Primed for a fight, Mitt Romney and Rick Santorum swapped accusations about spending, taxes and congressional earmarks tonight in the 20th and possibly final debate of the roller-coaster race for the Republican presidential nomination.
With primaries in Arizona and Michigan six days distant, Romney said Santorum voted five times while in Congress to raise the government's ability to borrow, supported retention of a law that favors construction unions and supported increased spending for Planned Parenthood.
Santorum retorted that government spending declined as a percentage of the economy when he was in the Senate, and he noted that when Romney was asked last year if he would support a then-pending debt-limit increase, "he said yes."
When asked about their views of contraception, a subject that has risen as a point of contention in the GOP field, the audience booed and the candidates tried to dodge discussion that could prove problematic come the general election.
Newt Gingrich says he prefers to discuss Obama's support for "infanticide," and Romney says Obama is attacking"religious tolerance." Ron Paul, a physician, says immorality leads to the need for contraception, not the other way around.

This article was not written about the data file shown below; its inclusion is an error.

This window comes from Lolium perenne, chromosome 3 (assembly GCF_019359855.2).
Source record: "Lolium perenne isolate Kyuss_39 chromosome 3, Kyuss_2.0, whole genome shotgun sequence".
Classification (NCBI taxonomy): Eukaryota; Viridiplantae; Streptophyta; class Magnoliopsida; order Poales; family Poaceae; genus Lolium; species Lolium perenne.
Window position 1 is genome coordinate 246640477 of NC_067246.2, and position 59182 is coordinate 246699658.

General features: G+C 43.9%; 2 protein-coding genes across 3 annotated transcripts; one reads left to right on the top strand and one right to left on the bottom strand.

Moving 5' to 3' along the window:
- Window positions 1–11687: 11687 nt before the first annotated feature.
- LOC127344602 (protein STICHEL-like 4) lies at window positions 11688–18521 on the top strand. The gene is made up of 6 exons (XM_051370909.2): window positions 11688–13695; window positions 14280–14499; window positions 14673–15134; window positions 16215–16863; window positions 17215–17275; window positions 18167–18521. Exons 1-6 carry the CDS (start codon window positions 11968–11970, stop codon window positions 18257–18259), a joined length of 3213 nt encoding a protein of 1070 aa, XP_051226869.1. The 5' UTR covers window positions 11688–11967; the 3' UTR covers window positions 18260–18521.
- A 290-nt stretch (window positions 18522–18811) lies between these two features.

Santorum says he opposes contraception and says the nation needs stronger families, not birth control.
On the subject of Iran, Romney said that re-electing President Obama would guarantee a nuclear war with Iran.
"We must not allow Iran to have a nuclear weapon. If they do the world changes, America will be at risk and someday nuclear weaponry will be used," he said during Wednesday night's GOP debate. "If I'm president that will not happen. If we reelect Barack Obama it will happen."
The crowd cheered his answer, and Santorum said that Romney's comments were "absolutely right on and well-spoken."
The Ed Show will be live at 11pET on MSNBC for full reaction and analysis with Terry O’Neill, President of The National Organization for Women, Karen Finney, MSNBC Political Analyst and former DNC Communications Director, Jimmy Williams, former Democratic Senate Staffer and MSNBC Contributor, and Richard Wolffe, MSNBC Political Analyst.